Neural Tube Closure - Normal and Abnormal

Author: Andrew Copp
Submitted: Monday 14th of September 2009 02:14:48 PM
Submitted by: egf
Educational levels: qc2, qc3

Abstract

Neurulation is a key event in central nervous system development, in which bending and subsequent fusion of the edges of the neural plate culminates in the formation of the neural tube, the precursor of the brain and spinal cord [1]. Failure of neural tube closure results in neural tube defects (NTDs) in which the lumen of the neural tube remains open to the amniotic fluid environment. Degeneration of the neuroepithelium occurs later in gestation leading to neurological deficit by the time of birth, and severe handicap from the newborn period onwards [2]. While a strong genetic predisposition to human NTDs is generally accepted, the genes that mediate this predisposition have been difficult to identify. In contrast, over 100 genes are known to be required for mouse neural tube closure, by virtue of the NTD phenotypes when they are inactivated in knockout or mutant strains. In this talk, three types of genetic mouse NTDs will be described. (1) Failure of the initial step of neurulation leads to the most severe NTD, craniorachischisis, in which the neural tube remains open from midbrain to low spine. Recent studies show that initiation of neurulation requires signalling via the non-canonical Wnt/dishevelled (planar cell polarity) pathway, which regulates the cell movements of convergent extension [3]. (2) Disruption of dorso-lateral neural plate bending in the low spinal region prevents the neural fold tips from coming into apposition, leading to lumbo-sacral spina bifida. Our studies demonstrate an essential role for signalling via the BMP and Sonic hedgehog pathways in regulating neural plate bending [4]. (3) Re-opening of the closed neural tube can yield a variety of NTDs, including isolated thoracic spina bifida, not previously seen in mouse genetic models. Studies in a new genetic knockout strain demonstrate that NTDs can result from re-opening as well as failure of neural tube closure. Primary prevention of NTDs is now practised clinically using peri-conceptional folic acid therapy. In order to understand the mechanisms of action of folic acid, it is useful to identify mouse models of folate-preventable NTDs. Here, the splotch (Pax3) mouse will be described in which recent studies demonstrate a strong interaction between genetic predisposition and folate status. Since a proportion of NTDs in humans and mice do not respond to folic acid, an alternative therapy is required. We have described the use of inositol as an alternative, adjunct therapy where folic acid is ineffective, in the curly tail (Grhl3) mutant mouse [5, 6]. Studies of the action of inositol in preventing NTDs in mice will be described, as well as a new clinical trial to evaluate inositol as a preventive agent for NTDs in human pregnancy.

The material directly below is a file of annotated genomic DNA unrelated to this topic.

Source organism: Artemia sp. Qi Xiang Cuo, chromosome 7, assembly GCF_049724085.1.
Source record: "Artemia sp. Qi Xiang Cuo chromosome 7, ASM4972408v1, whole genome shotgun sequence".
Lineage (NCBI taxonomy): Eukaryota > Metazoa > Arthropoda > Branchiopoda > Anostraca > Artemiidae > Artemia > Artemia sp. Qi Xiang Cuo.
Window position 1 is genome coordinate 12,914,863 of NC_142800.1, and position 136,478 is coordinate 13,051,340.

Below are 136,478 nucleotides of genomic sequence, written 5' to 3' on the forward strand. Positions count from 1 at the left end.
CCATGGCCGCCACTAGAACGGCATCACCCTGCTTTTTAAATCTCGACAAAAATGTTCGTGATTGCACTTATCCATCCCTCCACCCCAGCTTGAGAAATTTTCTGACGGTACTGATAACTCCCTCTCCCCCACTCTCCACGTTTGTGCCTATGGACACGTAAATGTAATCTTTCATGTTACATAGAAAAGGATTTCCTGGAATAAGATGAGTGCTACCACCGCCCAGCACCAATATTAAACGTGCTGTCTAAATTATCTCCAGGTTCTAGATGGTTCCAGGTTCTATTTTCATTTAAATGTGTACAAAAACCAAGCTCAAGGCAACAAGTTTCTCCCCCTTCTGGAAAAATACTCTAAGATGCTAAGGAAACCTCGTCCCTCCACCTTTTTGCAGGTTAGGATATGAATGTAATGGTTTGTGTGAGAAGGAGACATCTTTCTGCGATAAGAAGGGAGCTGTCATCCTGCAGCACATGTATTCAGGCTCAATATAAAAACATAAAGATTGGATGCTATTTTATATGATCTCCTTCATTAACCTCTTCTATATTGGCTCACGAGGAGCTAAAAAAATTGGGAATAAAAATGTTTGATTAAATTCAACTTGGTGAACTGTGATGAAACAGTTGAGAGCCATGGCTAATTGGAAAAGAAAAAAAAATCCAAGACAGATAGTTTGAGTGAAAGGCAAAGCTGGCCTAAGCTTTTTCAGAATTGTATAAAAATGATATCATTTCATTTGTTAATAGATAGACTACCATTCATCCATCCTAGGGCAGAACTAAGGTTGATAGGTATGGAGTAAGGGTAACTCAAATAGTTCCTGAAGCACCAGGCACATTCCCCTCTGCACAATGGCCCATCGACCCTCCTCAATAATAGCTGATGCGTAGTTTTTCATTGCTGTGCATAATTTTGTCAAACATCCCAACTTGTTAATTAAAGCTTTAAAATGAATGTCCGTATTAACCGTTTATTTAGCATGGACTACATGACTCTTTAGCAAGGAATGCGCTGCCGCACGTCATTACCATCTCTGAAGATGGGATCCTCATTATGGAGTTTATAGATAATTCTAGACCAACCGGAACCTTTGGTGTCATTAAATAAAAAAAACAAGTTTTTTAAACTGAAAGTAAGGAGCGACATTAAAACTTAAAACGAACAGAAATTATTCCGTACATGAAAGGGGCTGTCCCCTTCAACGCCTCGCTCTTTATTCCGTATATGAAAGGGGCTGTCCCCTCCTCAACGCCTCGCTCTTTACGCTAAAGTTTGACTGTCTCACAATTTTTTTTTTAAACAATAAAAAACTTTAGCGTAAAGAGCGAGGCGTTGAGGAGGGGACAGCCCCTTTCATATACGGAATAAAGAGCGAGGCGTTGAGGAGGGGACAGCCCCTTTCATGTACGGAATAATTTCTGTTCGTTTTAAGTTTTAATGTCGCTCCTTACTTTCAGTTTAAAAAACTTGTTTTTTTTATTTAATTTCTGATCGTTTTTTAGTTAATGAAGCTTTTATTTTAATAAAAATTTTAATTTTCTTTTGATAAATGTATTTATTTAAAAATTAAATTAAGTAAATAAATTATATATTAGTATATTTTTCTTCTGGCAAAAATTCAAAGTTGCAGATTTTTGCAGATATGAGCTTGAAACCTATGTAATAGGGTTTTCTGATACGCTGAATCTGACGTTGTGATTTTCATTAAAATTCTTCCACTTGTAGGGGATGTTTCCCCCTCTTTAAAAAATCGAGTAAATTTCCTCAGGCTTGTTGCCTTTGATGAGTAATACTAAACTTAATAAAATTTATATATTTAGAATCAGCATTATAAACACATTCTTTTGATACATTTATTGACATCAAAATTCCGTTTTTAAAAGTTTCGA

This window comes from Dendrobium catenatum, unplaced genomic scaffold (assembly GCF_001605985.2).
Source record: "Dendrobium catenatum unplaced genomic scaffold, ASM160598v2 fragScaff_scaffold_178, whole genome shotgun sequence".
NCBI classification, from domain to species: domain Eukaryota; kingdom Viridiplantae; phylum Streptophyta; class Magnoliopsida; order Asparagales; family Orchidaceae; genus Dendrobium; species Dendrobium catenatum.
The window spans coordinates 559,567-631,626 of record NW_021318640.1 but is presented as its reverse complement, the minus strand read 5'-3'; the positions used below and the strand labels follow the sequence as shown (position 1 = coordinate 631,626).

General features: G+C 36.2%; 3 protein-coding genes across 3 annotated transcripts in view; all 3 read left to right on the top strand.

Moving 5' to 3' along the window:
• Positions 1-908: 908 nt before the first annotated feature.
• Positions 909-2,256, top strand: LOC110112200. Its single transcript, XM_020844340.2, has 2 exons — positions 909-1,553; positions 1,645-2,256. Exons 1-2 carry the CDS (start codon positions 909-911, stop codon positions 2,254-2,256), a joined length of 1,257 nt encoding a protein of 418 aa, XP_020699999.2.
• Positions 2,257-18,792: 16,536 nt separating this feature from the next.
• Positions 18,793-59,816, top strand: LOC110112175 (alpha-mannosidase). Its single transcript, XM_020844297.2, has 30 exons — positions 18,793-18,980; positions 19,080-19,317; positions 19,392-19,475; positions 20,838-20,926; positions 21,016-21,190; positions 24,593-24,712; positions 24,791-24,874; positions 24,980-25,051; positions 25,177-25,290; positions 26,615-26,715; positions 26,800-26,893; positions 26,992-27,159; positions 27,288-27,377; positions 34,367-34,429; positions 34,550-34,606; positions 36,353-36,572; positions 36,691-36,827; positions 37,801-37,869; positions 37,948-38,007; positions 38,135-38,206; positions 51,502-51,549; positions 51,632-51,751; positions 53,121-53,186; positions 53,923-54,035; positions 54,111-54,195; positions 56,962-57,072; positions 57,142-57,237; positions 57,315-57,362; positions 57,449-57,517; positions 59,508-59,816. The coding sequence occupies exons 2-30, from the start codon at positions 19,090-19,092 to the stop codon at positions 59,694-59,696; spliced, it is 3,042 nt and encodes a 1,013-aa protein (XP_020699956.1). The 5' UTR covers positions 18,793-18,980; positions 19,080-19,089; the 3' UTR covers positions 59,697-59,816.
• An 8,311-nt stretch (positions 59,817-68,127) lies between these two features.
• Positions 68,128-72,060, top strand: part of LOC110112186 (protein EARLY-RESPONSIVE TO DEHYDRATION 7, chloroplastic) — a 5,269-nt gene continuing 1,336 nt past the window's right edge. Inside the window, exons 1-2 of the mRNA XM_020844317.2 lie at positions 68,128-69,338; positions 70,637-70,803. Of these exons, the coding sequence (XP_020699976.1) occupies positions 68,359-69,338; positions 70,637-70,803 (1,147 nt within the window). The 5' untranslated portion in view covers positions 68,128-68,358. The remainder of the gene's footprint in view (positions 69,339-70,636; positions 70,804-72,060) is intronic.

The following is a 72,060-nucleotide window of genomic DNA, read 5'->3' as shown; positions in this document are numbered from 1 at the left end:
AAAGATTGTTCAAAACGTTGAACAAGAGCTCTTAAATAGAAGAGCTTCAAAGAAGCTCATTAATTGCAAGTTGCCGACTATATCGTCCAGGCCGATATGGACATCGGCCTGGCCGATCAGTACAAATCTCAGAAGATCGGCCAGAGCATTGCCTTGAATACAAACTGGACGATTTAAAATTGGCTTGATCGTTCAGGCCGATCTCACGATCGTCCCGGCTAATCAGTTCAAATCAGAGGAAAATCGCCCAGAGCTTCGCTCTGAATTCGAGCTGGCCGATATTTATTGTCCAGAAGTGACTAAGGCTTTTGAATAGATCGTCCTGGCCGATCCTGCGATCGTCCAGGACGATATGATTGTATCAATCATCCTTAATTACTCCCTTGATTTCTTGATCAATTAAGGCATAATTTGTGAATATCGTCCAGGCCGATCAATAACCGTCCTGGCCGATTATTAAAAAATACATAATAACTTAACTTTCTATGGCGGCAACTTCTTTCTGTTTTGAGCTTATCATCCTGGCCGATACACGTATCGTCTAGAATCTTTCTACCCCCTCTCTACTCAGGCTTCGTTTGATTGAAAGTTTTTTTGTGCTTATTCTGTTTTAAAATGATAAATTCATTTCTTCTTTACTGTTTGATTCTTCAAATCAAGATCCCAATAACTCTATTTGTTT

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Citation

Andrew Copp. Neural Tube Closure - Normal and Abnormal. EUROGENE portal. September 2009. online: http://eurogene.open.ac.uk/content/neural-tube-closure-normal-and-abnormal

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